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Fragments of a Requiem, No. 13

i.m. Eleanor Ross Taylor

1. Prelude: A Memorial Service, 1997

Grief turns mascara to black ink,
        Turns girlhood friends to furies
Whose rose-lipped mouths open to sing
The Kaddish. My heart translates o murder;

Translates O Lord our God of Israel,
        Smite all false-hearted men
Who dream of divorce, or their wives killed;
Let lightning torch their flesh, their hands

Melt to black blood. Grief turns their faces
        To their children’s, unsmudged
After washcloths and soap. Translate,
    Scarred heart, o law, translate o Judge

While the police search joggers’ trails,
        The ice-etched, tree-walled ponds
In parks. And drag the river’s roil
    The way these mothers dragged wet combs

Through tangles in their children’s hair,
        Most darker than my own.
The keening turns; and now I hear
    O weep for how we never left home

But packed the generations with towels
        And sheets, the broken glass
Saved with our wedding veils. For exile
    To faces growing lined and slack,

To knowledge torn from a friend’s slaughter.
        Should outsiders turn where–
O Lost One, artist, wife, and mother–
The men’s heads bow to offer prayers

That they weren’t born to be romanced
        By late-shows, or to bleed.
O weep that lives we once imagined
    Have disappeared like her dead body–

No one knows how. Just miles away,
        The police search, once more,
Woods near the missing’s house for graves.
    Why have I come here? Where’s the door?

2. “Yellow Taxi”: Post-Mortem, 2000

Above her signature, the huge cab bulks
In front of shop windows rose-gray with dusk
And emptied of their mannequins. A lake,

Or pond, spreads humid wind among the horns
Blown by stalled tourists, the pre-showtime diners
And downtown bosses en route to happy hours . . .

Where’s the cab driver? Where’s the painting?–hung
In this swank bar. “The guilty husband hangs,”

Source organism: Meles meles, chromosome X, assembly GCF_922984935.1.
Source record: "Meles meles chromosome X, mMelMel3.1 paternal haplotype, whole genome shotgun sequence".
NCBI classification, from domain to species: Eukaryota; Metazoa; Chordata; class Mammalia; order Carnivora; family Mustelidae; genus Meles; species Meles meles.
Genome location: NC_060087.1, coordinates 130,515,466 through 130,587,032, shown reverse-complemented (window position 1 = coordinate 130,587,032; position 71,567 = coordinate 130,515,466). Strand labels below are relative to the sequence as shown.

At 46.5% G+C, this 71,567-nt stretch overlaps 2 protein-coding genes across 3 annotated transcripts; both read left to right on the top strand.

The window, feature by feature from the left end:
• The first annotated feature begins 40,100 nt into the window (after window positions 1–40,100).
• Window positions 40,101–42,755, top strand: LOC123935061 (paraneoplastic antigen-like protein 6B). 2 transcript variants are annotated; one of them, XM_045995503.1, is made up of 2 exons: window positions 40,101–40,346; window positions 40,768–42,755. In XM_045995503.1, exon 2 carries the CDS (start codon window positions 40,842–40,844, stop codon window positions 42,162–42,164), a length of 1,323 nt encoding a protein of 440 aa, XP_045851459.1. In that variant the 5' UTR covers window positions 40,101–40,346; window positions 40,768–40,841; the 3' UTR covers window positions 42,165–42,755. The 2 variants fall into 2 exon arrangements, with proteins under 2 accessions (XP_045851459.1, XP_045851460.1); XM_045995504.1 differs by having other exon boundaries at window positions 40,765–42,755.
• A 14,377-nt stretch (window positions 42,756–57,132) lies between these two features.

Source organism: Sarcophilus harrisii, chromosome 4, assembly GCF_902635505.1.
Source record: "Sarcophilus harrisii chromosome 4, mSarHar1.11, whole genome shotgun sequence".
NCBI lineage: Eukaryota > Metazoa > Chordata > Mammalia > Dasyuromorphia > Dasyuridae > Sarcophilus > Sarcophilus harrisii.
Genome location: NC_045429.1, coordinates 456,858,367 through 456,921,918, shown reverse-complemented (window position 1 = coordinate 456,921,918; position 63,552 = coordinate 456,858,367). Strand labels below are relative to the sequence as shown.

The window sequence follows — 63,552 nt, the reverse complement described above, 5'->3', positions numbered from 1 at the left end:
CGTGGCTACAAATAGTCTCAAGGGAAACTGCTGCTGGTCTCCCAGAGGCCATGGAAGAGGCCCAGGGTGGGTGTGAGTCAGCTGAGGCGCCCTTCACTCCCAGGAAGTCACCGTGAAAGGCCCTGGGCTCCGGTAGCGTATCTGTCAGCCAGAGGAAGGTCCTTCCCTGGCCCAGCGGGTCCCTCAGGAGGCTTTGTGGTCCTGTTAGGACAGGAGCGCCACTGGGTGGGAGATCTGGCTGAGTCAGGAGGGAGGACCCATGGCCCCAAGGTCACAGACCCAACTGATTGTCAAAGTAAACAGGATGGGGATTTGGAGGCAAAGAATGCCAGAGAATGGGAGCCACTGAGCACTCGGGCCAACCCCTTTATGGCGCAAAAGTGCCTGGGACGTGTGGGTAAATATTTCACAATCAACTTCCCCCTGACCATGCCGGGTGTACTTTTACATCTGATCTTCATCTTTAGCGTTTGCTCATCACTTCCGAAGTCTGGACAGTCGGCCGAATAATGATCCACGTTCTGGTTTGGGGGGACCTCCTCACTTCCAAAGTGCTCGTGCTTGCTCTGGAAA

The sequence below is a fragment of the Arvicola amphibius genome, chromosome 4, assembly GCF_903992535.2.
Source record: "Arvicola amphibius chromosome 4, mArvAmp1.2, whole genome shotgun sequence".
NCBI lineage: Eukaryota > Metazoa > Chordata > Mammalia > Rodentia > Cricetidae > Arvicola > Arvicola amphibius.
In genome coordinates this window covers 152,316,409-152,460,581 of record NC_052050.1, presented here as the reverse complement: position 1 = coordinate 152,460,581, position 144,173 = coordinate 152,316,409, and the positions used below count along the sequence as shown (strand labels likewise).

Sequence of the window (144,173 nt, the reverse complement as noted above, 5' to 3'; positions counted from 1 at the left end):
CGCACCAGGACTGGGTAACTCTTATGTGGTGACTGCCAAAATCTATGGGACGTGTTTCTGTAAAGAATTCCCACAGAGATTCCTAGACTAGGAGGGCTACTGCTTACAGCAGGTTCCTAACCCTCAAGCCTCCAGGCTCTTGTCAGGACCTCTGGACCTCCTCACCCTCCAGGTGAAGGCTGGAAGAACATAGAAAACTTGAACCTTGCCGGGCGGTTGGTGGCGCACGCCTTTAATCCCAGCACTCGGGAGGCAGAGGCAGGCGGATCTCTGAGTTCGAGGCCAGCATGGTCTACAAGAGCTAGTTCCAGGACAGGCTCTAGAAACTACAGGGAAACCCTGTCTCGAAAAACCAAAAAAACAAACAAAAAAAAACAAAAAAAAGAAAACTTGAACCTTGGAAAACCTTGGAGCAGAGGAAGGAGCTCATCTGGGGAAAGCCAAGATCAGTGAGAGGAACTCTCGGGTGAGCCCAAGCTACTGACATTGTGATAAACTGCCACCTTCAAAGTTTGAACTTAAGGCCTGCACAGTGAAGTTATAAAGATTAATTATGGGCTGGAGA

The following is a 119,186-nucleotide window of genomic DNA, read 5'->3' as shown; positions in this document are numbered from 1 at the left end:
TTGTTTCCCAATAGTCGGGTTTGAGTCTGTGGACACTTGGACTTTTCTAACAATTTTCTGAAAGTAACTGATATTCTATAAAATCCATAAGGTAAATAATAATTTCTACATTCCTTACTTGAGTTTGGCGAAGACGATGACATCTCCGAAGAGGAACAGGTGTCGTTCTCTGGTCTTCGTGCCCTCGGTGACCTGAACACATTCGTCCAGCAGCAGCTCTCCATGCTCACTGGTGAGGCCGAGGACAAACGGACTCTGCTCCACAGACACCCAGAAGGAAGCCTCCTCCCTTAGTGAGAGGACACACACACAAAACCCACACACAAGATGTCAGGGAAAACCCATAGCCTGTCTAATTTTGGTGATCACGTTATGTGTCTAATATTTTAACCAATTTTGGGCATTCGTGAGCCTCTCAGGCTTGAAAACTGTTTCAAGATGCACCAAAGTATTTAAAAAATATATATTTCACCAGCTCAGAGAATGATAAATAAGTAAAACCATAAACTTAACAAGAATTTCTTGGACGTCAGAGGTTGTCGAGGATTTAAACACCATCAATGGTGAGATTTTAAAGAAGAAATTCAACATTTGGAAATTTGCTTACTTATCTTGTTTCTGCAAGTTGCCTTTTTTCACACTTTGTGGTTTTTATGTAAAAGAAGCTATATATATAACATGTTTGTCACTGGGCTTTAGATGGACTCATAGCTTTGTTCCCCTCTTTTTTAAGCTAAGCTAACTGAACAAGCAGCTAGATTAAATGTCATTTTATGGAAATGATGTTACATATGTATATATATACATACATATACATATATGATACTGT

Predicts one guy, who knew Janet when young

And winning preschool stars for what she drew.
“I like artistic types,” he winks. “Like you.”
I sip vodka, teeth rattled by the ice-cubes,

And then reject his proffered coat to shiver,
Though it’s now June. The painting–where’s the driver?–
Exudes a sweaty glow; my next rejoinder

Sounds both vaguely flirtatious and unkind.
No metaphoric stab will close my wounds.
Too long alone, I dream nightly of bones

Or read, past midnight, Akhmatova’s great lines
For women bowed, death-still as mannequins,
At windows where they asked if beloved sons …

“Buy you a drink?” This chance encounter wants
Two boys some day. And me? Two blaring sirens.
A cab, but steered by my two ringless hands.

3. Epithalamion, 2011

It’s thirteen years since my divorce; thirteen
Times two beloveds gone, and six proved keen
To join them: in my new household, we maintain

A running body count and dye our jeans

And shirts in mourning. Now, post-Easter dawn,
What occasion fits, to speak in puns,
Better to rewind a tape in crumbs

Of obsequies before a royal union,

The shots cross-hatched? So to speak, again:
Poor Akhmatova, whose only son
Disliked her once she set him free, thus and

Asunder? O how we hate–and love–imprison-

Ers, and those who loose their very hands
From our pale fragile throats? Again, again:
What is life if not repetition,

And sentences, or lines, for those sullen

With crafts and arts? So let me stop,
Reject all rhyme, near, perfect, slant,
And tell the worn-out truth: this, as pops,

On our TV, a fuzzed recording, and:

4. Love Lies Bleeding, 1997 and 2011

Wrought iron and gold, the palace gates swing wide
As the cortège begins its procession
Through sun-hushed London streets, a hush broken
Too quickly by a woman’s high-pitched cry,

A single lung-torn note repeated till
It translates as mine. Black horse-hooves clop.
TV reporters, for a moment, drop
Their glossy anecdotes about the ball

Or photo-op where the Princess spoke
To them, alone. A moment when the soul
Weeps for all lost addresses. Like the cul-
De-sac where Buckingham bulks gray; or like

The lane where Janet’s dream-house, a stone dacha,
Stood empty when the detectives and lawyers
Removed her paintings, though not the porch’s flowers
Once left in tribute; or Akhmatova’s

St. Petersburg apartment where she wrote
To translate her keening into a nation’s.
“Di read cheap romances, a real bird brain,”
My ex-belovèd offered on the phone;

“The two of you had nothing more in common
Than a nickname,” which failed to stop my tears.
I’d made him late, and for the same firm dinner
Where we’d once sat by Janet–“spoiled past rotten,”

My unkind verdict–and his colleague, wedged
Between, “a jerk.” Now jailed. Free to weep for
Something beyond my heart’s four puny chambers,
I lipstick words on my own mirror’s edge

And glimpse no lasting scars. I’m free to sing,
To mourn and yet take joy, to bow in church
And ask that words, transformed by prayer, can stanch
A child’s tears, or a people’s. To bleed and sing,

For we’re all silent at that last address,
The grave’s temple, though some are offered tributes
Of farewell notes and bouquets. Offered pop tunes:
“Goodbye English Rose.” Goodbye to Janets, Annas,

To all the banished princesses of lives
Reprised like Heaven’s favorite song. Lives spent
Between the castle and the prison gate,
God’s terrified exiles. Or law’s. Or love’s.